How saliva testing is done to identify HPV

Researchers at Duke University in the United States have developed a new diagnostic method for oropharyngeal cancer caused by the human papilloma virus, HPV. This new diagnostic method, called an acoustic-fluid isolation test for salivary exosomes, allows the identification of the HPV virus strain responsible for this type of cancer through the collection of saliva.

The researchers found that this method, when compared to the others that already existed, allowed the rapid identification of the virus, representing a rapid start of treatment and greater chances of recovery. According to the researchers, this test is important for the diagnosis of oropharyngeal cancer, especially in young people, who usually do not go to the doctor without symptoms.

How this test was developed

Several studies have been carried out with the objective of making the diagnosis of oropharyngeal cancer from the detection of the HPV virus in saliva, however these studies have not shown satisfactory results, mainly due to the saliva viscosity and the collection method. For this reason, researchers at Duke University have developed an acoustic-fluidic test, which is based on two biophysical principles, acoustic and microfluidic, and which corresponds to a simple device that works by means of automatic steps, without the need for instruments or trained technicians. In addition, the acoustic fluid test is able to perform the isolation in a short time, in up to 20 minutes, and a large amount of sample is not required.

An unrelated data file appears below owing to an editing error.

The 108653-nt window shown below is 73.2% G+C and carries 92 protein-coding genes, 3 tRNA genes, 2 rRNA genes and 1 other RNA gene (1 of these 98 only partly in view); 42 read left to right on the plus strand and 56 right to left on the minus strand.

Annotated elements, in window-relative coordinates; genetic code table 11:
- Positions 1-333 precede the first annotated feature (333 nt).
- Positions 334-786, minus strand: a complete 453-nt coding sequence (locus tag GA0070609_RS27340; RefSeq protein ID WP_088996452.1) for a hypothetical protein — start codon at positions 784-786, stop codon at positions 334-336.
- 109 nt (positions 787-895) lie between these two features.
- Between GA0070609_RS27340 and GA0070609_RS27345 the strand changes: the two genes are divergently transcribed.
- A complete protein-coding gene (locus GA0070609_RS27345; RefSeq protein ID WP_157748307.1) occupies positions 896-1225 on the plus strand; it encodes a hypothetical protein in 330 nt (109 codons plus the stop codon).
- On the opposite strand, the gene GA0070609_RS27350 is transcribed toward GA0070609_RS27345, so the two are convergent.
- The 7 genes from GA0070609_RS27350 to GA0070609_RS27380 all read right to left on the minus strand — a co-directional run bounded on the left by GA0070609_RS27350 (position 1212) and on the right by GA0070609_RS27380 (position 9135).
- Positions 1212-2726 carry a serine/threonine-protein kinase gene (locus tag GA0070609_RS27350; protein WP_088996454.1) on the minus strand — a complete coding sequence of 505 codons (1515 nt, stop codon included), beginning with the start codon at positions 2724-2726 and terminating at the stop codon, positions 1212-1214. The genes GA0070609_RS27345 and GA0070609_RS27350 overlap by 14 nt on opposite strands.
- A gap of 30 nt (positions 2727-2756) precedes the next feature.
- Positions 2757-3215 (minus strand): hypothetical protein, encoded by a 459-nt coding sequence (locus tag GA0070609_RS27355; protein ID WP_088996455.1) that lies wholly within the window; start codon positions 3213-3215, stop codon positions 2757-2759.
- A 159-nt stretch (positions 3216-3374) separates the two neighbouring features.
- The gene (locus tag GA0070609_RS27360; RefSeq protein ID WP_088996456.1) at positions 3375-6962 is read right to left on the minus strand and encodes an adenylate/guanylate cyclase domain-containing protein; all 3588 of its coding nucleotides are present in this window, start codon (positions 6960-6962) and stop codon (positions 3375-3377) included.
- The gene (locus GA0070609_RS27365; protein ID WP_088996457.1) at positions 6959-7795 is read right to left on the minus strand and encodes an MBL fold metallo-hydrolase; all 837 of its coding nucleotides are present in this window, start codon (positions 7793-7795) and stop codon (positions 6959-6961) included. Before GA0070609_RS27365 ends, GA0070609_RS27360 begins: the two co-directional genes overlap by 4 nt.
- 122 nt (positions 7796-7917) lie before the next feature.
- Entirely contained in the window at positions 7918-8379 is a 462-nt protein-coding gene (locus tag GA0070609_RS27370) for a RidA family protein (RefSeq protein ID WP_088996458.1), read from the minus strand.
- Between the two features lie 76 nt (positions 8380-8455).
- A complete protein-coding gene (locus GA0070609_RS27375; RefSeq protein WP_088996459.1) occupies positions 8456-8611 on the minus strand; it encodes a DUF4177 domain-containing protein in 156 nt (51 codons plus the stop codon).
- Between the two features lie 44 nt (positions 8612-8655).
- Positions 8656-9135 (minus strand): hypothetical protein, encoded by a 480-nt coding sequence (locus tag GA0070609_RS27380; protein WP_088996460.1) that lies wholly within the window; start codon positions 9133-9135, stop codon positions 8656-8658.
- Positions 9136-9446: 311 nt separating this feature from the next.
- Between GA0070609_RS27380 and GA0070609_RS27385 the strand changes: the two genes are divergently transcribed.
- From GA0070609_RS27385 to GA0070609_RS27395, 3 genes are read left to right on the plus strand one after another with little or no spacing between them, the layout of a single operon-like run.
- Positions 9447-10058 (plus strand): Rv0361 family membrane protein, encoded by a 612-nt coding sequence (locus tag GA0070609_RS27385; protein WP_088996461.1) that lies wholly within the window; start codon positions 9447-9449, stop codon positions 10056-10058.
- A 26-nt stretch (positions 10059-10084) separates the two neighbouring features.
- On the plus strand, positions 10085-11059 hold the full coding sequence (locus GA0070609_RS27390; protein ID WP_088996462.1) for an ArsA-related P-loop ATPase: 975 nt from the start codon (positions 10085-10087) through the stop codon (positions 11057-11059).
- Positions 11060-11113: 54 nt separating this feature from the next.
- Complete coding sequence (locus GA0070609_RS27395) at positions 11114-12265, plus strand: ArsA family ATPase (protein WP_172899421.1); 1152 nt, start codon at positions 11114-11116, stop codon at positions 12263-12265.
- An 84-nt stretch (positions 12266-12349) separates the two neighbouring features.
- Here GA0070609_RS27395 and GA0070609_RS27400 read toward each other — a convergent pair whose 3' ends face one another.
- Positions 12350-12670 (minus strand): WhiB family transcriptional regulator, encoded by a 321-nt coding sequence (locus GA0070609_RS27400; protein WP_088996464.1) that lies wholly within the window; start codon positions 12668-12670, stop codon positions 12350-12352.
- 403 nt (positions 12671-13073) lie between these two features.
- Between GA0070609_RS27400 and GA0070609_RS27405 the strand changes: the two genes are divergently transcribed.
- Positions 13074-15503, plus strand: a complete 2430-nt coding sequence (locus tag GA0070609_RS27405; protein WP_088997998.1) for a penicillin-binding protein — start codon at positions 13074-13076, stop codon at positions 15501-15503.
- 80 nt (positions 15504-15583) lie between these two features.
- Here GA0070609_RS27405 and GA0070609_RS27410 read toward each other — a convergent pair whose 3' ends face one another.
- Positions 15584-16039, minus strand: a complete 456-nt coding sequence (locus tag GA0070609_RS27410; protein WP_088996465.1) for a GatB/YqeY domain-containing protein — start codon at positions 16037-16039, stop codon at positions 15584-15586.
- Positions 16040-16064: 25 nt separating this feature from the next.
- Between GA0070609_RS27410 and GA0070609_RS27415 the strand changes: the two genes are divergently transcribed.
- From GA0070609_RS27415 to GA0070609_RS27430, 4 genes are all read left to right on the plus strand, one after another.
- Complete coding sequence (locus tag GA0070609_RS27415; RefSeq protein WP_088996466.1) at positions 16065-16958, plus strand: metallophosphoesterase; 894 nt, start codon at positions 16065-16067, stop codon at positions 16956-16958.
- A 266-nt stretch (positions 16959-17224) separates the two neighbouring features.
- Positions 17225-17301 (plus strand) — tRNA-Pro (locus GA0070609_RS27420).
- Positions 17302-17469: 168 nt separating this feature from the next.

From the acoustic-fluid test developed, it was possible to isolate the salivary exosome and identify the strain of the HPV virus responsible for the disease, HPV-16, regardless of the saliva viscosity and the method of collection, thus being a more effective method than previous ones. The salivary exosome corresponds to a complex of proteins present in saliva and which, in oropharyngeal cancer, can be rich in biomarkers associated with the HPV-16 virus, making the diagnosis of the disease more sensitive and effective, in addition to improving the prognosis.

The researchers found that through this test it was possible to verify a high yield and a high degree of purity with regard to the isolation of the salivary exosome, which can also be applied to liquid biopsies.

How is the diagnosis of oropharyngeal cancer made?

Currently the diagnosis of oropharyngeal cancer is made through the evaluation of signs and symptoms presented by the person and the results of tests that must be indicated by the doctor, such as laryngoscopy, endoscopy with biopsy and imaging tests. However, these tests are most often performed only when the person has signs and symptoms related to the disease, which often only happens in more advanced stages.

For this reason, the diagnosis of this type of cancer by means of saliva is a way of making the diagnosis quick, less invasive and more accurate, and there is also greater speed in the beginning of treatment if necessary.